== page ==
We also eat almost exclusively around the table, together. The science is there as to why this is so important, but we also love it. It’s our way of connecting, and as the kids get older and have their own days separate from us, that becomes more essential. Music playing, no phones.
A Few Other Things
On school nights, everyone makes their own lunches the night before, then pops their bag into the fridge. They’ve done this long enough to know what they’ll want most of the time, so it works (no one no longer tries a lunch of 18 cheese sticks and a cookie, in other words).
Breakfast is whatever, man. I’d love to come up with a better routine for this, admittedly, but right now, it’s basically granola and yogurt on school days, sometimes eaten in the car on the way.
We’ve used Plan to Eat for years to create our weekly menus, and I love it. It’s super easy to import recipes from the internet, then drag and drop onto a calendar (which you can import to Google calendars with a little hack). It generates a grocery list from your plan, and you can have it auto-create lists for different stores.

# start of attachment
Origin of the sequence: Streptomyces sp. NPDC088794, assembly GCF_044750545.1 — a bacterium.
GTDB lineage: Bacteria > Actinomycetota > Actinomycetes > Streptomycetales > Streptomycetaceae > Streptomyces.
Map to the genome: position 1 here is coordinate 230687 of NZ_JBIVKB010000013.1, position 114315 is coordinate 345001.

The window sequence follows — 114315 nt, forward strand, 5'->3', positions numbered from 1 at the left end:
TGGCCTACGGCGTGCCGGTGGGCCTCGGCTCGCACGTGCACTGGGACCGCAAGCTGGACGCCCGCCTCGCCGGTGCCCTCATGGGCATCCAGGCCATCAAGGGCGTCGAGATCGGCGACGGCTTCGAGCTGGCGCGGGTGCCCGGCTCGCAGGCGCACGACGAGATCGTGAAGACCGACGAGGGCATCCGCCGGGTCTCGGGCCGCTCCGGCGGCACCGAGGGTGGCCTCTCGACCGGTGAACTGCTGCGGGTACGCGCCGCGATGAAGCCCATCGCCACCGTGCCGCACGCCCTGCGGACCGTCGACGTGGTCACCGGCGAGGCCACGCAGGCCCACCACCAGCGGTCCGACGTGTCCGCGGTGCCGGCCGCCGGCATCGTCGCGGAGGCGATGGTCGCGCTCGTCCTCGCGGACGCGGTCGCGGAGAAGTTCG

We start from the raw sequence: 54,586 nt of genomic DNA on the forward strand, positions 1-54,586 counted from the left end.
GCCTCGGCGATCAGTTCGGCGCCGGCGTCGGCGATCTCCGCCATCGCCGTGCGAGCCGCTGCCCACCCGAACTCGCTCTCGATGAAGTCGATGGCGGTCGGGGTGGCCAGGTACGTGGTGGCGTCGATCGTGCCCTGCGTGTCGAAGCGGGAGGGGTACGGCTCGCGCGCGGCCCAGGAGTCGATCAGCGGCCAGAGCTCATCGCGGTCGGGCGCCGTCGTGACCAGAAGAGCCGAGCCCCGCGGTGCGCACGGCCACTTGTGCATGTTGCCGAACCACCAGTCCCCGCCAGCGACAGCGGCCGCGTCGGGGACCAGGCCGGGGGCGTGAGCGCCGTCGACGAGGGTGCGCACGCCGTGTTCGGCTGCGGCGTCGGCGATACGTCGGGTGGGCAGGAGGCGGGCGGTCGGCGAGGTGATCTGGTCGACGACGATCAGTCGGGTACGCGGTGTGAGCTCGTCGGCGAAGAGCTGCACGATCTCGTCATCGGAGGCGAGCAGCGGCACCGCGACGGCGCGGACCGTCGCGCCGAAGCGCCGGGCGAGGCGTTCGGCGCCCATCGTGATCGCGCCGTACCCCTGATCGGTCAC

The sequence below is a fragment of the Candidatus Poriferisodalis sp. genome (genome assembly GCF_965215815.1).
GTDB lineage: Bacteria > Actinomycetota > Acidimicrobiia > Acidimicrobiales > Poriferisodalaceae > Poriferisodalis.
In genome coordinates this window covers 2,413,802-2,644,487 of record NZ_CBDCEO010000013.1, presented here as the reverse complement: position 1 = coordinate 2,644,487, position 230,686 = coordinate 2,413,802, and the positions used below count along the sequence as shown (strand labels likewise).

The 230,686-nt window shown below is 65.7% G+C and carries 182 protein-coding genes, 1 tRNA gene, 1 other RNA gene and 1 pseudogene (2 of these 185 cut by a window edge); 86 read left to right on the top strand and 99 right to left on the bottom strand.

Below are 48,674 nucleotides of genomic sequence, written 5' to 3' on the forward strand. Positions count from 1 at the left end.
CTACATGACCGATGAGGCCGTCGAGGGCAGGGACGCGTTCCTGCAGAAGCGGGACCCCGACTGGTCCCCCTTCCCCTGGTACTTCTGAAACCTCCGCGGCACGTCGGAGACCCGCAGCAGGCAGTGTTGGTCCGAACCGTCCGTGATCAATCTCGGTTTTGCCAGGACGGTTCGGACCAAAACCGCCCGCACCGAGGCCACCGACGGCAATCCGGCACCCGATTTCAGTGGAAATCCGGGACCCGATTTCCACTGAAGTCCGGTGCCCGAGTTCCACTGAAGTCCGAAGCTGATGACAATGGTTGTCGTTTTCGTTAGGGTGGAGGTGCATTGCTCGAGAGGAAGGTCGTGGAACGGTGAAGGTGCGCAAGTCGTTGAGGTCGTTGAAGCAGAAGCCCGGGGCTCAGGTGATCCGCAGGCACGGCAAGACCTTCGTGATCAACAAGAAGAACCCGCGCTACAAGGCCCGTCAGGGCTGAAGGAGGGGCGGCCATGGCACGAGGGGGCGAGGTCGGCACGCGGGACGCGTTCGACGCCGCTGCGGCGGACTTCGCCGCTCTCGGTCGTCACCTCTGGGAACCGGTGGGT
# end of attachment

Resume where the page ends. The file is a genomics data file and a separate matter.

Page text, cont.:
Despite this, we actually use AnyList for our shared grocery lists, simply because we like the interface, and because we have other shared lists there besides groceries. We’ll add stuff to our main grocery list, and the next time one of us is at the store, we’ll pull up the app and see what’s needed.
All this being said — I’ve come to wholeheartedly embrace online grocery shopping and scheduled curbside pickup at our neighborhood store (which is a few dollars cheaper than delivery). For a few extra dollars, I’ll happily avoid crowds and shopping mayhem. No shame in that game.
So, this is what works for us right now. It’s a nice blend of planning and go-with-the-flow, embracing our stage of life and parenting goals. After years of trying a rigid system, I’ve learned to embrace this freestyle system, and it fits our family well.
This week on the podcast, I’ll share more about my own personal food habits right now. Similar to my current exercise routine, it all begins with mindset — and it’s been a game-changer for me. I’m eager for you to listen.
What works for you in the menu planning department?
Source: Art of Simple